Here are some dots. Opium, Morphine, Fentanyl, China, America, the Philippines, Germany, Hitler, Narcos, Rizal, Teddy Roosevelt Trump, and our very own President Duterte. We’re going to connect them in a quick exercise in surprising connections in the War on Drugs.
A few days ago, US President Donald Trump proclaimed a medical emergency, because of the ongoing Opioid epidemic in the United States. As this chart shows, Now a quick definition. There are opiates, which are painkillers made from the Opium poppy, and there are opioids, which are chemical substitutes for opium-derived products, also meant to be painkillers and, in some cases, much more powerful.
While opioid abuse is going down in places like Europe, it’s spiking in America, particularly among white people. Along the way, when doctors aren’t prescribing drugs like Fentanyl, addicted individuals are looking for heroin on the streets as a cheaper alternative.
Speaking of Fentanyl, because of the chronic pain he endures because of some chronic diseases he has, our very own President has pointed out he had to resort to Fentanyl in the past to the extent his doctors got worried. That’s the point as far as he’s concerned. He has medical supervision. As for other drugs, he himself believes as we all know, that there is a dangerous intersection between criminals distributing drugs, and politicians on the take from drug dealers. Hence, our home-grown War on Drugs which he took the time to explain to his favorite author, Ioan Grillo, whom we’ve covered before.
Now, here’s where we start laying out the dots and connecting them. This Free Press editorial cartoon from the 1920s. It could be published today and still be relevant. There’s a Chinese opium dealer. There are supposedly helpless policemen. There are high officials turning a blind eye to the problem.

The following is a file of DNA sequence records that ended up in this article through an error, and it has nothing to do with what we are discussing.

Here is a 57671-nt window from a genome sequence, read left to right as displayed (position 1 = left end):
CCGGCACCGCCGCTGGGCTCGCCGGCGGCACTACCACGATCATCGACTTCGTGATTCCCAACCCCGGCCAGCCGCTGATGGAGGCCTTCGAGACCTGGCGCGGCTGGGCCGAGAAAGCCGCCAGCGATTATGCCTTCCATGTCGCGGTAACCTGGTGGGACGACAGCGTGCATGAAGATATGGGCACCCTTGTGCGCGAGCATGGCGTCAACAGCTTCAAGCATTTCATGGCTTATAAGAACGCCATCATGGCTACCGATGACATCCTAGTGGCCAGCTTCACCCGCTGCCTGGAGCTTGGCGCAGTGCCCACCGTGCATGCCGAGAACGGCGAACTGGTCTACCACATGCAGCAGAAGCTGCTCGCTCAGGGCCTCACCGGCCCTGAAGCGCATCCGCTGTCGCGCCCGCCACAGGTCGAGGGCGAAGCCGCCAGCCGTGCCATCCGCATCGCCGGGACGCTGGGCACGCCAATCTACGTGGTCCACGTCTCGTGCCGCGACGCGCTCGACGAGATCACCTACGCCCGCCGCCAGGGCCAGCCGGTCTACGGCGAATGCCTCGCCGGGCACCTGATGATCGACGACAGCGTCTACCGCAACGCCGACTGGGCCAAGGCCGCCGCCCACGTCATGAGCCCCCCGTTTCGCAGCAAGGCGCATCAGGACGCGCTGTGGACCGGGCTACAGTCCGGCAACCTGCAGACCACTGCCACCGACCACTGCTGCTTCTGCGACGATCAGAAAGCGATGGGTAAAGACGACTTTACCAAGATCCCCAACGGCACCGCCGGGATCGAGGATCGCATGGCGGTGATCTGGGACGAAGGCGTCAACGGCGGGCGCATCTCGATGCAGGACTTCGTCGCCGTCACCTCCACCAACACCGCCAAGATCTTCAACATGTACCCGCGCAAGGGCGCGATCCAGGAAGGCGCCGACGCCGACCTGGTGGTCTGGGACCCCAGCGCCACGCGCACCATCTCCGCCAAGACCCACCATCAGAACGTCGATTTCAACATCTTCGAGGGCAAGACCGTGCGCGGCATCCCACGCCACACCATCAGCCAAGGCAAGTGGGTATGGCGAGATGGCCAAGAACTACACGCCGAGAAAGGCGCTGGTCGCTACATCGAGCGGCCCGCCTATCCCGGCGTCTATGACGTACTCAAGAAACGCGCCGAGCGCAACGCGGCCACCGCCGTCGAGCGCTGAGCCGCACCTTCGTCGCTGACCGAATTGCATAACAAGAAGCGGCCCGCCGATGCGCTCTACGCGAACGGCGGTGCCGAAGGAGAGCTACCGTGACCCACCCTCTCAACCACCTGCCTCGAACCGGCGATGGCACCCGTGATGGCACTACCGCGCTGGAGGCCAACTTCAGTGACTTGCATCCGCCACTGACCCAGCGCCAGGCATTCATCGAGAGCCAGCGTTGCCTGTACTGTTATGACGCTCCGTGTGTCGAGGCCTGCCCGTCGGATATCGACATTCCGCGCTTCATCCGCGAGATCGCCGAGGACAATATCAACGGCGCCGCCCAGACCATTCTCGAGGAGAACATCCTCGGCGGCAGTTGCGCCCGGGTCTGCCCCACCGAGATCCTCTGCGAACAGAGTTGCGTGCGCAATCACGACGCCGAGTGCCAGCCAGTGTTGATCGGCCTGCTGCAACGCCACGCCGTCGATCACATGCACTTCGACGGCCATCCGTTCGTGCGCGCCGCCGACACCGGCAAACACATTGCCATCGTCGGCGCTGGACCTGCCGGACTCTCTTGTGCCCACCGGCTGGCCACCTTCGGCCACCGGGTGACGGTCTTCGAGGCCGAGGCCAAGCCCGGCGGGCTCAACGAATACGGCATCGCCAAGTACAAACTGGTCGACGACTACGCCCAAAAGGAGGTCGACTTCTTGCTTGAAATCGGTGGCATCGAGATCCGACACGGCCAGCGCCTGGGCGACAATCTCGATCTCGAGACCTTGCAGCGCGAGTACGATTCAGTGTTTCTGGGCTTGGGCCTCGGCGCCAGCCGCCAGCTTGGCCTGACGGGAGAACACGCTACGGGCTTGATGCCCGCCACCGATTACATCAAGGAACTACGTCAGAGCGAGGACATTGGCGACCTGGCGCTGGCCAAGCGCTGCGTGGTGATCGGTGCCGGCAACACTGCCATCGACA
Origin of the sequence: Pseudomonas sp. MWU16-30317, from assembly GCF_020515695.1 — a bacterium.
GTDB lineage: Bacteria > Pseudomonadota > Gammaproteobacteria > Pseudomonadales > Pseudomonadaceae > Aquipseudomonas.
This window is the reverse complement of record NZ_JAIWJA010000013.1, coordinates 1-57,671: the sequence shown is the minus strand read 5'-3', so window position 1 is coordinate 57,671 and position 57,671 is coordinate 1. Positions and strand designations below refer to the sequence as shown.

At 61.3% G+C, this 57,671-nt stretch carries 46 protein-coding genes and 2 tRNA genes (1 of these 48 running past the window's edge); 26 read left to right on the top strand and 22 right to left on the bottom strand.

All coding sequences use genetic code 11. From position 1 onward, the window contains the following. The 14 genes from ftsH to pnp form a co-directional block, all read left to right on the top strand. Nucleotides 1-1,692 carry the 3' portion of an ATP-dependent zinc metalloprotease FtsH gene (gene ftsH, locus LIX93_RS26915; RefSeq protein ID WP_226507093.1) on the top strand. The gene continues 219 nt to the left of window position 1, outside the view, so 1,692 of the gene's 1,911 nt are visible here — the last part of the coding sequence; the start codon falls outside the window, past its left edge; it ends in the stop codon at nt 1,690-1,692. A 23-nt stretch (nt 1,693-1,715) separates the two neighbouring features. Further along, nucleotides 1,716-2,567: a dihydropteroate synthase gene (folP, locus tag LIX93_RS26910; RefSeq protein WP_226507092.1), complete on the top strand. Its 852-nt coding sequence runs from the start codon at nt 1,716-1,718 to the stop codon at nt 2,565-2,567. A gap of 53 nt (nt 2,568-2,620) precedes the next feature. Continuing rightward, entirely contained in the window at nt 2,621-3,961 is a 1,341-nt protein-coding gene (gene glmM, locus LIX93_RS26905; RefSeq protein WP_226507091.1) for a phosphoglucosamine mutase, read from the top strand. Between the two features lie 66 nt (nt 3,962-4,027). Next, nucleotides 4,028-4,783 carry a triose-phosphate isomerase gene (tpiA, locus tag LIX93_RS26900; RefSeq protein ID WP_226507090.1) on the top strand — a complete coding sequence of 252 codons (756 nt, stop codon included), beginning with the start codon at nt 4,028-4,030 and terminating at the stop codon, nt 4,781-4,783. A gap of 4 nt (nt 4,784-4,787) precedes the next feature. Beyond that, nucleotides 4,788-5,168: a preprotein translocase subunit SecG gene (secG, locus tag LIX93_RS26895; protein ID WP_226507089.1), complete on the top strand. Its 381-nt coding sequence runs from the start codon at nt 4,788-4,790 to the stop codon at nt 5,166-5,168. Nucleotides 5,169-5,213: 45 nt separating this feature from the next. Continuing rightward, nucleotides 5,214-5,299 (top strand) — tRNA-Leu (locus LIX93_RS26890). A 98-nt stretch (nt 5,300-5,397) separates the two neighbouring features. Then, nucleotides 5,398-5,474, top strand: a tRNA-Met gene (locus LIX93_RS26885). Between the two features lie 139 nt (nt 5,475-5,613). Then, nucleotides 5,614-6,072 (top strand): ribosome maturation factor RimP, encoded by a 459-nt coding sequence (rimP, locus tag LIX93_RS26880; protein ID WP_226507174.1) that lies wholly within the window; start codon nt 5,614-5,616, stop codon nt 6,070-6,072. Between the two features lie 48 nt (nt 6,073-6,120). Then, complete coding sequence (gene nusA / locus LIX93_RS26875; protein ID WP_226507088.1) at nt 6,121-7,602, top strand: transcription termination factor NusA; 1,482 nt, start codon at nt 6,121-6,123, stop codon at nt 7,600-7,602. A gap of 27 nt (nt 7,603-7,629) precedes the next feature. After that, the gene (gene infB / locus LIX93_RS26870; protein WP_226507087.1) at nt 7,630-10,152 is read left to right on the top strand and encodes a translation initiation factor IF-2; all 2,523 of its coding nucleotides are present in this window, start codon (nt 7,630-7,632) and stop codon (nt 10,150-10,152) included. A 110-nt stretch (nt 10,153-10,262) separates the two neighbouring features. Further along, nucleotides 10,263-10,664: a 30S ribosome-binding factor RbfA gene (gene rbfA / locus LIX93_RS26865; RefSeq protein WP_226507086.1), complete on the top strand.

Even before the Flower-power 1960s with its Jimmy Hendrix and marijuana, drugs were known here. As Ambeth Ocampo once pointed out in a column, even Rizal, writing to a fellow scholar, said he’d tried hashish, a sticky, concentrated derivative of marijuana. He said it had been strictly for scientific purposes. He also pointed out that opium was known in the Philippines.
Now, as we proceed from our first dots, we’re going to rely on two books, El Narco by Ioan Grillo, about the rise of the Mexican drug cartels which started with the distribution of Opium and marijuana at the turn of the 20th Century, and Blitzed: Drugs in Nazi Germany, by Norman Ohler, about how the Nazis and Hitler got hooked on artificial stimulants and sedatives during the Third Reich.
Let’s start with Ioan Grillo’s book, which gives a fascinating background to why the Chinese were so instrumental in the growth of the drug trade in opiates and later got involved, too, in the trade in opioids.
Opium from the opium poppy has been known since the most ancient times, and for millennia it was the only source of narcotics. The poppy produces a sap which is can be gathered and concentrated to make opium which can be smoked.